Opinion: Replace Rose M. Singer Center with community-based alternatives to incarceration and a Women’s Center for Justice

Women's Community Justice Association
Close Rikers Rally

Opinion: Replace Rose M. Singer Center with community-based alternatives to incarceration and a Women’s Center for Justice

With more decarceration efforts that addresses the needs of women and gender-nonconforming individuals, New York can set the stage for closing Rikers Island.
March 31, 2022

Growing up, I was the girl in the church pews, the honor roll student studying nursing, the good daughter and sister. That is how it looked on the outside. Inside, I was broken by the domestic violence in my home. When I turned 18, the cycle began to repeat itself when I fell in love with a man who became abusive. Two years later, we had a son together, and it became even more difficult to leave.

Before my boyfriend came into the picture, I had never been in trouble, but he got me involved in dangerous situations. One horrible night in 1996, I had a conflict with a family associate and it became physical. I pulled out my boyfriend’s gun to scare him, but he charged at me, and in a panic, I shot him.

That is how I ended up at the Rose M. Singer Center on Rikers Island, where a new cycle of abuse began. When I arrived, the new group of women with me was ordered to strip naked for a body search. For three years, the dehumanizing treatment continued as I waited for my trial. There was constant fear, and sometimes I locked myself in my cell for my own protection. Going to Bedford Hills Correctional Facility after being convicted was actually a relief, because at least there was some feeling of safety and care at that facility.

Now, I regularly visit Rosie’s as an advocate, and not much has changed in terms of who is inside. Like me, 77% are domestic violence survivors, 80% are mothers, and the majority are from the Black and brown communities most devastated by mass incarceration. However, the conditions have gotten worse. Between staffing shortages and COVID-19, women and gender-nonconforming people are confined to their units, unable to see their families, and staying there longer because of court delays.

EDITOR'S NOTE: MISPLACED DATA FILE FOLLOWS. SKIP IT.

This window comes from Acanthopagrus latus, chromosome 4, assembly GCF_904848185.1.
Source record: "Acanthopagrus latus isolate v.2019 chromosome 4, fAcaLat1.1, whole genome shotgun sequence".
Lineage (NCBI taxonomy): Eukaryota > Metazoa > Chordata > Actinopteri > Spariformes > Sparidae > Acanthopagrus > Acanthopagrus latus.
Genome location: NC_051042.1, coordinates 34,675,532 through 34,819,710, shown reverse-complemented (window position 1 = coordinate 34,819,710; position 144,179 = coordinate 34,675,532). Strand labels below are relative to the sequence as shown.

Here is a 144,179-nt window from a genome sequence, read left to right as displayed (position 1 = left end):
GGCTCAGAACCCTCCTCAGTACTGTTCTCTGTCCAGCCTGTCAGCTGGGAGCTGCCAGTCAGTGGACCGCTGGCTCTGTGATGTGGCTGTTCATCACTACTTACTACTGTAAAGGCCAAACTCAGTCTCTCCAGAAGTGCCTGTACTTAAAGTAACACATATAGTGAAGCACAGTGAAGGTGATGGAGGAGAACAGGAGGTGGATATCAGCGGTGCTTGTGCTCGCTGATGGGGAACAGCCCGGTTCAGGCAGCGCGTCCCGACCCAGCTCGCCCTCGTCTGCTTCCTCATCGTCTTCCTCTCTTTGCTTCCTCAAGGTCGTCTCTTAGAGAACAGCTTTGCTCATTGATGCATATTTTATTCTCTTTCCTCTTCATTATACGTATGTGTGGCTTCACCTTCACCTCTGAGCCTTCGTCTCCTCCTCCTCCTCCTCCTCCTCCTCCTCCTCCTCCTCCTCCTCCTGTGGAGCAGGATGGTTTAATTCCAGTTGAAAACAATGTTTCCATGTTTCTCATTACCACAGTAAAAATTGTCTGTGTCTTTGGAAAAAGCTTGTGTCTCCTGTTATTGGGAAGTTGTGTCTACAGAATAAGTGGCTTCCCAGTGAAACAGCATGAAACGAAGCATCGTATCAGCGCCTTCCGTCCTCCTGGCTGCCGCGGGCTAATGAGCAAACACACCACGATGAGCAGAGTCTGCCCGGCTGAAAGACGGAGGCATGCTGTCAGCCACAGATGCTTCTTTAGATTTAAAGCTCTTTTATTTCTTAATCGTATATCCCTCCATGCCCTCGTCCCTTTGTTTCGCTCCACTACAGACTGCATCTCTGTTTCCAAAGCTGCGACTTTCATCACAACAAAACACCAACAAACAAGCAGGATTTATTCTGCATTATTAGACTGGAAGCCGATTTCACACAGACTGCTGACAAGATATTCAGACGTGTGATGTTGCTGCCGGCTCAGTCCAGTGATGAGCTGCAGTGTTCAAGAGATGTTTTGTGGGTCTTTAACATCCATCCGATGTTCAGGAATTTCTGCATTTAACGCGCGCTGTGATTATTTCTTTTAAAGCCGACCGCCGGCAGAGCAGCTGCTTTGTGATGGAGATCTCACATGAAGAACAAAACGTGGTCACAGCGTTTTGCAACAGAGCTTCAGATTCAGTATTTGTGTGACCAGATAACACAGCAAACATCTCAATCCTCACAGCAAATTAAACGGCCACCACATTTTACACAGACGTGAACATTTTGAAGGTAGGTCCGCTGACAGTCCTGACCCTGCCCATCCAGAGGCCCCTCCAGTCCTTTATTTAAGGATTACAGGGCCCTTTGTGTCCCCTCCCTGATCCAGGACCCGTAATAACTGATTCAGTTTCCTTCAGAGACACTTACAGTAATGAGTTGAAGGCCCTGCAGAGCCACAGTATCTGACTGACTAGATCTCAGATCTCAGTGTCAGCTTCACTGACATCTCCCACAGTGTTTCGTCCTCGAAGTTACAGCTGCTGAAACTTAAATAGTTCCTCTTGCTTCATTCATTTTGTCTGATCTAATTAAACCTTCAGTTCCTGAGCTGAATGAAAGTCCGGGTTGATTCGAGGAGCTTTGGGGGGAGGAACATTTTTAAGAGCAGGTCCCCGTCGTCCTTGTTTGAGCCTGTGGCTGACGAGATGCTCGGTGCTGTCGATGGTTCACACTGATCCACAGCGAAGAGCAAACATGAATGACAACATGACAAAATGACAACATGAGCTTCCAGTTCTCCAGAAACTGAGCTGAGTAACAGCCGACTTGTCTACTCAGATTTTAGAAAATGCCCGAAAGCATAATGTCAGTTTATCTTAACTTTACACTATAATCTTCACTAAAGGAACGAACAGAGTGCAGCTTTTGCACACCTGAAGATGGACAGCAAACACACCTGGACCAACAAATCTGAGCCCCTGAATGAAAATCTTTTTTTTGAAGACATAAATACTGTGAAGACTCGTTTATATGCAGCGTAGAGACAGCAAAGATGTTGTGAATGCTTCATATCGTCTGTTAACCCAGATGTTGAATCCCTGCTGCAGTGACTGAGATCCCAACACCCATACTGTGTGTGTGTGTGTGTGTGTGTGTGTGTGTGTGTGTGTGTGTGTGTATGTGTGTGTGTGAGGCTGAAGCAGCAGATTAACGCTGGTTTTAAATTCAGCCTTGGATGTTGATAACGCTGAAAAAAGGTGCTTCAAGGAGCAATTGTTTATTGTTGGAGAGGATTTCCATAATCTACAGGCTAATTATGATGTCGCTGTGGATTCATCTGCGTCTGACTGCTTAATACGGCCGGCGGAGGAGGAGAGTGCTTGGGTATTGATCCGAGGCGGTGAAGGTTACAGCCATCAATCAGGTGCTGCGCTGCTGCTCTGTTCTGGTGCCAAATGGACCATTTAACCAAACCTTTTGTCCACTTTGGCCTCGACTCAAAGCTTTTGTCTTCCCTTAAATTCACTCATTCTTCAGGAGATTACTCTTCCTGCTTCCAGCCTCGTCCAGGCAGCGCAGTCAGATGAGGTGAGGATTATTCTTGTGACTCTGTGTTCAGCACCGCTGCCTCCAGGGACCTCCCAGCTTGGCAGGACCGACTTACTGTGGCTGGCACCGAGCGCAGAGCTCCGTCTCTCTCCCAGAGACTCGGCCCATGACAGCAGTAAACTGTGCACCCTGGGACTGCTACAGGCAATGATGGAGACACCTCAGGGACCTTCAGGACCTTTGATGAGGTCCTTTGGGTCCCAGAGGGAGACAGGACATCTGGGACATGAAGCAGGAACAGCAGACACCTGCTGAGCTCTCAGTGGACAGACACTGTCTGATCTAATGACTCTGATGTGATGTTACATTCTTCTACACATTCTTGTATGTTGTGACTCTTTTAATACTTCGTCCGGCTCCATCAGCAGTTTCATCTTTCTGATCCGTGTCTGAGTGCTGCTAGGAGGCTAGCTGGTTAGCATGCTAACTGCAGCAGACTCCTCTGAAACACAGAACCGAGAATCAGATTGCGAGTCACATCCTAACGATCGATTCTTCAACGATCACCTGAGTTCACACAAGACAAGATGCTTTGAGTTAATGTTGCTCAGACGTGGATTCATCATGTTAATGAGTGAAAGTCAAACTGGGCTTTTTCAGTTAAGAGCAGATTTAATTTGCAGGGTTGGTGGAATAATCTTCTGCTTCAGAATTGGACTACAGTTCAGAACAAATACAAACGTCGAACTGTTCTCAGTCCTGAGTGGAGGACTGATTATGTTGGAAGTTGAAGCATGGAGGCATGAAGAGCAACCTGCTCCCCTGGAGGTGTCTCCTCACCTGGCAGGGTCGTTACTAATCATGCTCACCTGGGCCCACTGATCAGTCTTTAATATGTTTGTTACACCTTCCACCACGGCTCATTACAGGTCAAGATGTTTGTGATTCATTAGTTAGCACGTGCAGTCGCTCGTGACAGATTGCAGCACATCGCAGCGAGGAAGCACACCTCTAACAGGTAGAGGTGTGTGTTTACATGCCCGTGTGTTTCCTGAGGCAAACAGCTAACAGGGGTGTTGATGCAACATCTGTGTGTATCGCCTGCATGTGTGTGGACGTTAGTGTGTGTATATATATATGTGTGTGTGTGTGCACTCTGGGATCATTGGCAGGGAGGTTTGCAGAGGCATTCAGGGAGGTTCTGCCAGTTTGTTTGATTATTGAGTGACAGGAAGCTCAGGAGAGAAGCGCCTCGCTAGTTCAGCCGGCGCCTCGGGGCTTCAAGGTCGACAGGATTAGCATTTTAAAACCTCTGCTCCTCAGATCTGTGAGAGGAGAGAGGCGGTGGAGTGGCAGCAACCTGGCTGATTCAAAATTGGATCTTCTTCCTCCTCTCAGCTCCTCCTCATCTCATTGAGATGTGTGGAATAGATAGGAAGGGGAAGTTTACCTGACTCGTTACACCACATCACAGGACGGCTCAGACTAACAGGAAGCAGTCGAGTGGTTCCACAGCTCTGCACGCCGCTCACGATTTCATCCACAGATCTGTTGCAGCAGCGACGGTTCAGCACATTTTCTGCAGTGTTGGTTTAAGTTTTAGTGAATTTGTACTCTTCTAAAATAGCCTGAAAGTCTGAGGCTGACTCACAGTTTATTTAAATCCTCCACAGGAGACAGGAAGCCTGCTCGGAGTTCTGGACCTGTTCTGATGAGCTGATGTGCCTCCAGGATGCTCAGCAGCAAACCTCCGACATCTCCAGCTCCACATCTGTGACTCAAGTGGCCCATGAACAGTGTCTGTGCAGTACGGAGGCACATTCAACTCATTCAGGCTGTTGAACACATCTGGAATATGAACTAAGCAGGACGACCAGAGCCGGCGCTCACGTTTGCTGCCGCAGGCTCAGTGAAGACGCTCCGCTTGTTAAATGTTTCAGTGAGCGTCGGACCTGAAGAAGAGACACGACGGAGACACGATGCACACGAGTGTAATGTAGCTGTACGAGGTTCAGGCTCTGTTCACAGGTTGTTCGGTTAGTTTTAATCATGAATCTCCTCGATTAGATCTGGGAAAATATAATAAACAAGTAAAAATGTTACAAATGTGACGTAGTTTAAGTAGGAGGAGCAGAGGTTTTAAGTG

As we celebrate Women’s History Month, we must not forget the most vulnerable at Rosie’s who have been neglected and left behind. The city’s plan to shut Rikers has this small group of under 300 among the last to leave, five years from now. They would be relocated to a new Kew Gardens facility that opens in 2027 and is potentially worse than Rikers. At least Rosie’s is a stand-alone building for women and gender-nonconforming people – at the Kew Gardens jail, there would be shared spaces and staff with the men. 

In October, there was a glimmer of hope that things could change when Gov. Kathy Hochul began transfers from Rosie’s to Bedford to address the humanitarian crisis at Rikers. However, last month, women were returned without improvements for their safety or a better long-term plan.

Hochul and New York City Mayor Eric Adams can make history for the mothers, daughters and sisters at Rikers. More can be released back to their communities, and the small remaining population deserves a humane facility that is separate from men – a Women’s Center for Justice. The governor can transfer a closed state correctional site in Manhattan – either Lincoln in Harlem or Bayview in Chelsea – to the city for this purpose, as recommended by Judge Jonathan Lippman,who is chair of the Independent Commission on New York City Criminal Justice and Incarceration Reform, and the Mayor’s Social Justice Commission.

The population can be shrunk with more decarceration efforts that target the unique needs of women and their families. In May 2020, there were 142 people at Rosie’s, and community-based alternatives can make the number even lower and save taxpayer money.

Lincoln or Bayview can be transformed into a Women’s Center for Justice for those who remain. It can use a transformative approach to safety and break the cycle of incarceration with holistic care that addresses the specific root causes of system involvement for women and gender-nonconforming people. The model would be “Reentry at Entry,” and from day one, focus on community reintegration, family unity and skills building.

New York can create a gold standard for justice-involved women nationally and set the stage for closing the rest of Rikers Island. The mayor and governor can make this March a historic Women’s History Month by securing Lincoln or Bayview for those at Rose M. Singer Center on Rikers.

Leah Faria
Leah Faria is a community organizer for the Women’s Community Justice Association.
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